Filmmaker Hari Sama creates a touching, painfully recognizable portrait of gay coming-of-age in the punk and new wave scenes of 1980s Mexico City with This is Not Berlin
by Steve Murray
September 11, 2019
Set in 1986 – amid the demimonde of asymmetrically-haired, punk-rock musicians and performance artists, bouncing around each other in sexual fluidity – This Is Not Berlin took me back to a time I’m happy not to return to. That’s no slight against the film. Yes, if I could go back in a time machine I would be much younger, much thinner – but the confusions and the fear of those times, which the movie nicely captures, isn’t something I’d like to relive. I recommend it, though, for those of us who survived that era (both literally and spiritually), or others who are curious about the times.
Set and made in Mexico but feeling universal, Berlin (opening Sept. 13 at Landmark Midtown Art Cinema) centers on 17-year-old Carlos (Xabiana Ponce de León), a longhaired high schooler who’s a gifted engineer and all-around fixit man. When he repairs an electronic keyboard for his best friend Gera’s (Joés Antonio Toledano) sister Rita (Ximena Romo), the boys demand in-kind payment: Though underage, they want to get passed in for a night at Aztec, the club where Rita and her band perform.
It’s a progressive, grimy, druggy place; you can almost smell it through the screen. And though the crowd is mixed, Gera sees some guys making out at the bar. Panicked, he asks, “Is this a gay bar?” The response: “This is an everything bar.”
Gera’s an OK-looking kid. But Carlos has an almost androgynous beauty and Pre-Raphaelite tresses. It’s no surprise that he captures the attention of club regular Nico (Mauro Sanchez Navarro), a louche gay employee of Aztec, with pretensions of being an artist. What’s more surprising is that Carlos hasn’t already been laid any number of times by any of his female classmates (including his secret, off-limits crush, Rita).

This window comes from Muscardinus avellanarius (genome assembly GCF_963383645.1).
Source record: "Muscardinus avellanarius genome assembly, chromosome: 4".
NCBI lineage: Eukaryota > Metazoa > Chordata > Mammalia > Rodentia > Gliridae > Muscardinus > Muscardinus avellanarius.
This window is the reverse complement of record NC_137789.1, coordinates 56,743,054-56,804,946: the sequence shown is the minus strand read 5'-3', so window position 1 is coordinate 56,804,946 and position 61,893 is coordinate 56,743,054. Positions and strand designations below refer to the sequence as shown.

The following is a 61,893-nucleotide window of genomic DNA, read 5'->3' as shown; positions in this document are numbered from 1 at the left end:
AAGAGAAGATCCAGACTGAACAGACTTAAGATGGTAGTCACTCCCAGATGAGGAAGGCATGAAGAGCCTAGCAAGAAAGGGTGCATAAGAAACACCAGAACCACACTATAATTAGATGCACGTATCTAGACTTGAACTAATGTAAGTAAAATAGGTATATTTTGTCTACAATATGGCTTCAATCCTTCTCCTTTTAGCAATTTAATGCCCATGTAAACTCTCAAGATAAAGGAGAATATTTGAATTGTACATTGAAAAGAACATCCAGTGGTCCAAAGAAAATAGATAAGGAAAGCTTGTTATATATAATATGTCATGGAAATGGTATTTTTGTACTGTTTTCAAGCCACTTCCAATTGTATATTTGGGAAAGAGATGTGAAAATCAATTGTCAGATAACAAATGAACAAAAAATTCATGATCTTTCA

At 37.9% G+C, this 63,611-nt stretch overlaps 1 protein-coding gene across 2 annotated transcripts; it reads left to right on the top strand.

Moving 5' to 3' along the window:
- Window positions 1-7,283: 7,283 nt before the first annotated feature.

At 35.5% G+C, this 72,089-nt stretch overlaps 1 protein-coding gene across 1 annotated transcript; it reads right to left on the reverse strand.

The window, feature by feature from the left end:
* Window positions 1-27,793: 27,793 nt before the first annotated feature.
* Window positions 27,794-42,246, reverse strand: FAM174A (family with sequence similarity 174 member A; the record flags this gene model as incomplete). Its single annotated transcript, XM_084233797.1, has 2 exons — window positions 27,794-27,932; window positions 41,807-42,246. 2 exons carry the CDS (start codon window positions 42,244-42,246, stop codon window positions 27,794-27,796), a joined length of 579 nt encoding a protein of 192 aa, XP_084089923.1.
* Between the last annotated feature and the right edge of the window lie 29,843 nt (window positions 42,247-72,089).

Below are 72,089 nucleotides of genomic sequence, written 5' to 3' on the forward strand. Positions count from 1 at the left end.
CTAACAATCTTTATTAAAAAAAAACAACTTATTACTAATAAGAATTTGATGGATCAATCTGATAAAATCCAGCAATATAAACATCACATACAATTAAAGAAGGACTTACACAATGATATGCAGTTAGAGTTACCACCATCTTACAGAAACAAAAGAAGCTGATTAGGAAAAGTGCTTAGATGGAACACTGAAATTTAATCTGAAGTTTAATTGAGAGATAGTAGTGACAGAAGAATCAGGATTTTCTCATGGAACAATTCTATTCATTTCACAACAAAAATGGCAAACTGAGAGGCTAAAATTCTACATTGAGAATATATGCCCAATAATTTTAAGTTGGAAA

We get a good glimpse of Carlos’s home life: no father, and a depressed mother who can’t get out of bed some days. So it makes sense when he creates an alternate family, drifting into the possibly predatory circle of Aztec’s hardcore hangers-on. Like Nico, many of them are would-be artists, though Gabriel, a (gay) representative of a local gallery, strolling through one of their bacchanals, chastises them: “Our friends are dying. All you want to do is party every night.” AIDS hasn’t ruptured the celebration yet (Carlos even has to ask what Gabriel is even talking about), but it’s lurking on the fringes.
This Is Not Berlin follows Carlos through a 1980s, coming-of-age, stations-of-the-cross as he experiences some firsts: a head-blowing snort of poppers, too much booze, bad haircut choices, naked performance-art marches in the daytime streets, and eventually sex. The adventures for Carlos and Gera – including a brief estrangement between the boys – verge enough on danger that you worry about their well-being. Or, if you’re of a certain age, make you think about the bullets you yourself might have dodged back then.
Writer-director Hari Sama’s film is autobiographical, so you have the assurance that he made it out alive; his view of that period is seductive yet cautionary, and his observations are spot-on. (Sama also turns up onscreen as Carlos’s cool, loving uncle.) The movie concludes with a surprise that you can probably see coming. I did, but still, it’s played out in a sweet way that gives the movie a very satisfying ending.
Steve Murray is an award-winning arts journalist who has written about film, theater, books, and television for a quarter century.
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